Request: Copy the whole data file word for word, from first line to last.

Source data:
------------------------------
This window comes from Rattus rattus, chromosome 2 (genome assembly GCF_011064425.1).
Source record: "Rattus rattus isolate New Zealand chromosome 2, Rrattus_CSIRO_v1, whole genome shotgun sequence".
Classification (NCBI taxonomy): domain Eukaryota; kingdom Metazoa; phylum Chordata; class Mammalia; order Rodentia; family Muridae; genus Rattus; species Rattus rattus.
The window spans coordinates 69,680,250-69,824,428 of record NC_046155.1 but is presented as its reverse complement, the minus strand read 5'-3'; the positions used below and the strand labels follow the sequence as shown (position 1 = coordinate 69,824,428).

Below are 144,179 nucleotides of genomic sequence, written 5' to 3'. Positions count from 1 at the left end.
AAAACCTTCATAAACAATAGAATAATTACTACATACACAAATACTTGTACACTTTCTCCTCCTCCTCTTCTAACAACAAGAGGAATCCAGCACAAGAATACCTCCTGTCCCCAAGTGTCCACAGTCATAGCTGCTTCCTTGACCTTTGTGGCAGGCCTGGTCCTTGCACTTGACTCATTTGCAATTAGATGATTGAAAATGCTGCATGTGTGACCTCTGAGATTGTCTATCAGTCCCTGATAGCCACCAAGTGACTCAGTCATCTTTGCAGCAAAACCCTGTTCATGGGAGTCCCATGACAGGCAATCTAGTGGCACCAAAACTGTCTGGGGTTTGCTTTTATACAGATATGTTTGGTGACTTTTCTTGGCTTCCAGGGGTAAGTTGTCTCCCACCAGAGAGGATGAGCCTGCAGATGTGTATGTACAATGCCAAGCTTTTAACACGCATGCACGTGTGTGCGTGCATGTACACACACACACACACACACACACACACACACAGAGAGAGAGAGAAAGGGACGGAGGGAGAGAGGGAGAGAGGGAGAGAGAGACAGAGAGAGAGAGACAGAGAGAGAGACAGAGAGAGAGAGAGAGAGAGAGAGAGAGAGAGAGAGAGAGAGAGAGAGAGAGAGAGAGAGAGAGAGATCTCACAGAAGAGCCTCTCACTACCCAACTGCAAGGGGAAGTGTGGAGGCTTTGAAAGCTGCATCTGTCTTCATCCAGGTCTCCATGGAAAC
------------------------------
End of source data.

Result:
This window comes from Rattus rattus, chromosome 2 (genome assembly GCF_011064425.1).
Source record: "Rattus rattus isolate New Zealand chromosome 2, Rrattus_CSIRO_v1, whole genome shotgun sequence".
Classification (NCBI taxonomy): domain Eukaryota; kingdom Metazoa; phylum Chordata; class Mammalia; order Rodentia; family Muridae; genus Rattus; species Rattus rattus.
The window spans coordinates 69,680,250-69,824,428 of record NC_046155.1 but is presented as its reverse complement, the minus strand read 5'-3'; the positions used below and the strand labels follow the sequence as shown (position 1 = coordinate 69,824,428).

Below are 144,179 nucleotides of genomic sequence, written 5' to 3'. Positions count from 1 at the left end.
AAAACCTTCATAAACAATAGAATAATTACTACATACACAAATACTTGTACACTTTCTCCTCCTCCTCTTCTAACAACAAGAGGAATCCAGCACAAGAATACCTCCTGTCCCCAAGTGTCCACAGTCATAGCTGCTTCCTTGACCTTTGTGGCAGGCCTGGTCCTTGCACTTGACTCATTTGCAATTAGATGATTGAAAATGCTGCATGTGTGACCTCTGAGATTGTCTATCAGTCCCTGATAGCCACCAAGTGACTCAGTCATCTTTGCAGCAAAACCCTGTTCATGGGAGTCCCATGACAGGCAATCTAGTGGCACCAAAACTGTCTGGGGTTTGCTTTTATACAGATATGTTTGGTGACTTTTCTTGGCTTCCAGGGGTAAGTTGTCTCCCACCAGAGAGGATGAGCCTGCAGATGTGTATGTACAATGCCAAGCTTTTAACACGCATGCACGTGTGTGCGTGCATGTACACACACACACACACACACACACACACACACAGAGAGAGAGAGAAAGGGACGGAGGGAGAGAGGGAGAGAGGGAGAGAGAGACAGAGAGAGAGAGACAGAGAGAGAGACAGAGAGAGAGAGAGAGAGAGAGAGAGAGAGAGAGAGAGAGAGAGAGAGAGAGAGAGAGAGAGAGAGATCTCACAGAAGAGCCTCTCACTACCCAACTGCAAGGGGAAGTGTGGAGGCTTTGAAAGCTGCATCTGTCTTCATCCAGGTCTCCATGGAAAC